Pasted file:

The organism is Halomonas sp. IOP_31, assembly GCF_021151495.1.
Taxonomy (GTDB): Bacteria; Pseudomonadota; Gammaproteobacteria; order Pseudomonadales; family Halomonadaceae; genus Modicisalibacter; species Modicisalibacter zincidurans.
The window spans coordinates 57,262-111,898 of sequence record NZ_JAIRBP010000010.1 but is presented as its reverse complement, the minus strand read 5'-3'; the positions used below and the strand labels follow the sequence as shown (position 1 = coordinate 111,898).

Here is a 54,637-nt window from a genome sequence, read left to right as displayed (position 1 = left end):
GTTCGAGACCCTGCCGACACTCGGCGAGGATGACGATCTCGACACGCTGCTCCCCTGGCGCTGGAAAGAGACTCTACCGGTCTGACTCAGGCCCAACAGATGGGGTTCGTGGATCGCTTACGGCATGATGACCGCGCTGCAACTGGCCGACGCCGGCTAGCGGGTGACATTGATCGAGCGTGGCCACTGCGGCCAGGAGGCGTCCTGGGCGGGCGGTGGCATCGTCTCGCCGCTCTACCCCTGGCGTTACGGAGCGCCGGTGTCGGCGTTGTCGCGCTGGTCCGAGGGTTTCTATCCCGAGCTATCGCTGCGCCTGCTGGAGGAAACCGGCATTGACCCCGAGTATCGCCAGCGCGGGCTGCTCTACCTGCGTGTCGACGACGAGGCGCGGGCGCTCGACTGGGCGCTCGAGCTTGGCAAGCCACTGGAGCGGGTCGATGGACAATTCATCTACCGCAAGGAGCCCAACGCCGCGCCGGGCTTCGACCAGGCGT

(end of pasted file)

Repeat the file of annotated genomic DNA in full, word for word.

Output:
The organism is Halomonas sp. IOP_31, assembly GCF_021151495.1.
Taxonomy (GTDB): Bacteria; Pseudomonadota; Gammaproteobacteria; order Pseudomonadales; family Halomonadaceae; genus Modicisalibacter; species Modicisalibacter zincidurans.
The window spans coordinates 57,262-111,898 of sequence record NZ_JAIRBP010000010.1 but is presented as its reverse complement, the minus strand read 5'-3'; the positions used below and the strand labels follow the sequence as shown (position 1 = coordinate 111,898).

Here is a 54,637-nt window from a genome sequence, read left to right as displayed (position 1 = left end):
GTTCGAGACCCTGCCGACACTCGGCGAGGATGACGATCTCGACACGCTGCTCCCCTGGCGCTGGAAAGAGACTCTACCGGTCTGACTCAGGCCCAACAGATGGGGTTCGTGGATCGCTTACGGCATGATGACCGCGCTGCAACTGGCCGACGCCGGCTAGCGGGTGACATTGATCGAGCGTGGCCACTGCGGCCAGGAGGCGTCCTGGGCGGGCGGTGGCATCGTCTCGCCGCTCTACCCCTGGCGTTACGGAGCGCCGGTGTCGGCGTTGTCGCGCTGGTCCGAGGGTTTCTATCCCGAGCTATCGCTGCGCCTGCTGGAGGAAACCGGCATTGACCCCGAGTATCGCCAGCGCGGGCTGCTCTACCTGCGTGTCGACGACGAGGCGCGGGCGCTCGACTGGGCGCTCGAGCTTGGCAAGCCACTGGAGCGGGTCGATGGACAATTCATCTACCGCAAGGAGCCCAACGCCGCGCCGGGCTTCGACCAGGCGT